• Support services for prisoners and their families to reduce ostracism, maintain family ties, and provide for non-degrading visitation policies.
• Abolition of multi-prisoner cells.
• Establishment of completely independent and democratically elected police control and oversight councils, with full power to fire police and to arrest, detain, and indict police officers who brutalize or abuse people or who commit any violation of laws or civil rights and liberties.
• Recognition of the right of working-class and oppressed communities and communities of color to defend themselves by any means necessary against reactionary violence, police harassment and brutality.
• Community response services for crime victims.
• Decriminalization of victimless crimes, including drug possession and substance abuse, and legalization of marijuana and hemp.
• Repeal Michigan’s Driver Responsibility Law (Act 165 of 2003) which keeps poor Michigan residents in a continuous vicious cycle of exorbitant double-jeopardy fines and driver’s license suspensions
• Sliding scale of fines based on income.
• Commutation and pardoning of all political prisoners.
• Legislation to make the recitation of the rights of the accused (the “Miranda warning”) by police mandatory.
• Immediate dismissal of all prosecution cases where the rights of the accused have been violated.
• Abolition of the federal death penalty and oppose the institution of the death penalty in Michigan.
• Federal safety standards and training for gun owners, under democratic control.
• Unconditional amnesty for undocumented people. For full citizenship rights upon demonstrating proof of residency for six (6) months.
• We call for an end to the use of “secret evidence” in deportation hearings, a ban on all immigration detentions and military tribunals, and full due process and habeas corpus rights in U.S. courts for all non-citizens on U.S. territory or in U.S. custody.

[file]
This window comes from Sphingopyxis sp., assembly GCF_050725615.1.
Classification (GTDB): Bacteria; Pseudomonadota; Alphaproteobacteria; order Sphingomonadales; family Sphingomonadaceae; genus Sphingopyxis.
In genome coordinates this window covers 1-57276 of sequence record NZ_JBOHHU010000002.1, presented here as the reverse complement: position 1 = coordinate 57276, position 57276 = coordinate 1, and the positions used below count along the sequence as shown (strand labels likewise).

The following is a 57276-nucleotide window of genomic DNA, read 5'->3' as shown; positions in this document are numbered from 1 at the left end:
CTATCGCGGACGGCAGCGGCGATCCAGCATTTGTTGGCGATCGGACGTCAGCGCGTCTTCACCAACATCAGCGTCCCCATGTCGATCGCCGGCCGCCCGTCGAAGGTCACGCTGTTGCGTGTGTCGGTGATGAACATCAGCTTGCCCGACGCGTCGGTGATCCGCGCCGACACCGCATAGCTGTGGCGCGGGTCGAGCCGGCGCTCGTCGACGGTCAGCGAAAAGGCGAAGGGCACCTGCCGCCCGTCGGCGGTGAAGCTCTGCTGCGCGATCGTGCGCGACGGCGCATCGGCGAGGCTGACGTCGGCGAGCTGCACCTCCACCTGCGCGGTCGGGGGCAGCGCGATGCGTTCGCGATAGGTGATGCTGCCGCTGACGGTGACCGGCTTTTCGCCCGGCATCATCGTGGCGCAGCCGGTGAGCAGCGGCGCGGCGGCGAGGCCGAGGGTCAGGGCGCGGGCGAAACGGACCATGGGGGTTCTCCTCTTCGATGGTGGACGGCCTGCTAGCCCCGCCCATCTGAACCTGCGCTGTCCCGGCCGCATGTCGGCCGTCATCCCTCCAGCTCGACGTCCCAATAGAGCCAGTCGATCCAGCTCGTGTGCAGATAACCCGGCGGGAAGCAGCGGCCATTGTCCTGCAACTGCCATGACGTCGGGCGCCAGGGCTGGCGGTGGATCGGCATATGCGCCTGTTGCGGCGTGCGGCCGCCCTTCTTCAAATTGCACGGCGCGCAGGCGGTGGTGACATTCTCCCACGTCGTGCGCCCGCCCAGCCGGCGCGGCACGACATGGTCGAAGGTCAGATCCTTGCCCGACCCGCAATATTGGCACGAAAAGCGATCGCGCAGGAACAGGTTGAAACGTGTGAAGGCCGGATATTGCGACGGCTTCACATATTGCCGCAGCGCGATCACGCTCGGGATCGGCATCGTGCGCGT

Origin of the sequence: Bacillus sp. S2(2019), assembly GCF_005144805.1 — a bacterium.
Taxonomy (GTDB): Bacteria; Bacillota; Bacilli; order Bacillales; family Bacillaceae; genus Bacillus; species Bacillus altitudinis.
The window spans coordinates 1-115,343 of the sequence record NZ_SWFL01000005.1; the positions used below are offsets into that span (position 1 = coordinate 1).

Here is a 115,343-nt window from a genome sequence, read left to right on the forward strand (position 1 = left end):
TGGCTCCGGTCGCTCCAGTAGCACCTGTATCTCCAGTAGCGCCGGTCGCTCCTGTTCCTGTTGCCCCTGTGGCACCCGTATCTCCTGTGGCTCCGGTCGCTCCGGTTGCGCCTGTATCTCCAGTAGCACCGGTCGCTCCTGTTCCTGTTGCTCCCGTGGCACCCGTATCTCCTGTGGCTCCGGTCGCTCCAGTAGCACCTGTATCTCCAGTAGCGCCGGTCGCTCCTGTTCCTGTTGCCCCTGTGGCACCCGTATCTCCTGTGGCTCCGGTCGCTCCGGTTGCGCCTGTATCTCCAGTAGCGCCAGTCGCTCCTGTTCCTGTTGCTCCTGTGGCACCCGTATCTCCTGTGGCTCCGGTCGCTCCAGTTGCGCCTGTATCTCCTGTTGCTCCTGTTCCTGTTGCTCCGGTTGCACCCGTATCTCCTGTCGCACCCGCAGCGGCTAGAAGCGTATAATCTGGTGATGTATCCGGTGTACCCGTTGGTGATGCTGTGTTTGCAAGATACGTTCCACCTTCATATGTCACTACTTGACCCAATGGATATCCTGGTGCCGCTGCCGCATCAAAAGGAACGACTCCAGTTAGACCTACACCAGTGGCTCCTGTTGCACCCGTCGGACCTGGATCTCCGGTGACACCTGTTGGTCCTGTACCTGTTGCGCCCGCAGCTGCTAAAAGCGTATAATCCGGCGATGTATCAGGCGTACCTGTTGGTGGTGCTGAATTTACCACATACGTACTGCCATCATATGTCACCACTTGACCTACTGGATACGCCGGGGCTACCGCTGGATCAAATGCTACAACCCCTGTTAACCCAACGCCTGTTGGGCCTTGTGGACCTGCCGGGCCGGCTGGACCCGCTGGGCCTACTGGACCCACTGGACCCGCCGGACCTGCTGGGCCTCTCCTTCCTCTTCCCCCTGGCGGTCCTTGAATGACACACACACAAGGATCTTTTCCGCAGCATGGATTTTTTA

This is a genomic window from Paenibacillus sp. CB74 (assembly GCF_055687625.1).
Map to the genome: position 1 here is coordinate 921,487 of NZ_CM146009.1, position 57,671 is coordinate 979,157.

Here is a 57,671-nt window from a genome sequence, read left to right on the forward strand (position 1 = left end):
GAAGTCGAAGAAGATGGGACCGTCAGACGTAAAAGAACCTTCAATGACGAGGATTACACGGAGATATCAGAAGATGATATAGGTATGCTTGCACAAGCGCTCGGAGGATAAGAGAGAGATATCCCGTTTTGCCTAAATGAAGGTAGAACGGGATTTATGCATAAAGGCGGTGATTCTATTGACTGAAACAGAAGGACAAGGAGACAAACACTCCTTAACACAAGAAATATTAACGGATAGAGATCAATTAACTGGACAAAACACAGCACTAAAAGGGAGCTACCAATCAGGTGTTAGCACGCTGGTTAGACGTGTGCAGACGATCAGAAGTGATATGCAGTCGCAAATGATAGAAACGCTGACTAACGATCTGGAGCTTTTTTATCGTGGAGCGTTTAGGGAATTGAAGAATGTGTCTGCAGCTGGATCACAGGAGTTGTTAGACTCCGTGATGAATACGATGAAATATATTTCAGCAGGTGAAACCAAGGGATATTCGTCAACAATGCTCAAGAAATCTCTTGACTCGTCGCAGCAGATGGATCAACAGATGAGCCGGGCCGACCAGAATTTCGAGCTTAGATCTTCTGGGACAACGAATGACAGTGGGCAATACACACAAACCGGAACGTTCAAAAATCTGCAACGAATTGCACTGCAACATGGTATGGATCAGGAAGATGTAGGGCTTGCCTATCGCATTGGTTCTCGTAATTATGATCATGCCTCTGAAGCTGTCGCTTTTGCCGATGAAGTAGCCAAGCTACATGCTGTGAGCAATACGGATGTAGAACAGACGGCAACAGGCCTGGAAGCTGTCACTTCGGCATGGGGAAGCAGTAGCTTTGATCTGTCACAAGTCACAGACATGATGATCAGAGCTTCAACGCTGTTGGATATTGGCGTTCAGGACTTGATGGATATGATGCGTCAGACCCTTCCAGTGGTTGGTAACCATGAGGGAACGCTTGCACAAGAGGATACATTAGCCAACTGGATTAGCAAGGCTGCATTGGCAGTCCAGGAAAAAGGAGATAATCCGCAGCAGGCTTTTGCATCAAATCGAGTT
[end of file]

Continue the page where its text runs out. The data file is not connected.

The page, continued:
Protecting the Health of Humanity
• For a socialized single-payer health care system, with standard and alternative medical coverage, and vision and dental care, for all.
• For a health care system that emphasizes preventive care, respects patients’ privacy, gives special attention to the needs of the physically and mentally disabled, and conducts treatment and research unimpaired by sexism, racism or homophobia/heterosexism.
• Free and safe access to reproductive services, including birth control and medical termination of pregnancy (abortion), on demand.
• Fully paid maternity leave three months before and six months after giving birth; the partner or guardian couple to be provided with six months’ leave.
• Full funding for research into developing vaccines and treatment for HIV and AIDS.
• Full funding for research into medical benefits that can be derived from the study of the human genome.
• Abolition of all copyright protection for medicines and biomedical/technology products.
• Immediate lifting of the restrictions upon government funding for human embryonic stem-cell research.
• Full funding for treatment and management of addiction to controlled substances, and the development of synthetic alternatives that aid in eliminating physical addiction, not merely replace one addictive substance with another.
• Full funding for community mental health services available on a voluntary basis, with patients’ rights respected.
• Restoration of tenure rights to Michigan public school teachers by repealing Acts 101-103 of 2011.
• Free, quality and universal public education, from pre-kindergarten through post-graduate studies, including open admissions with the abolition of tuition and fees at all public universities.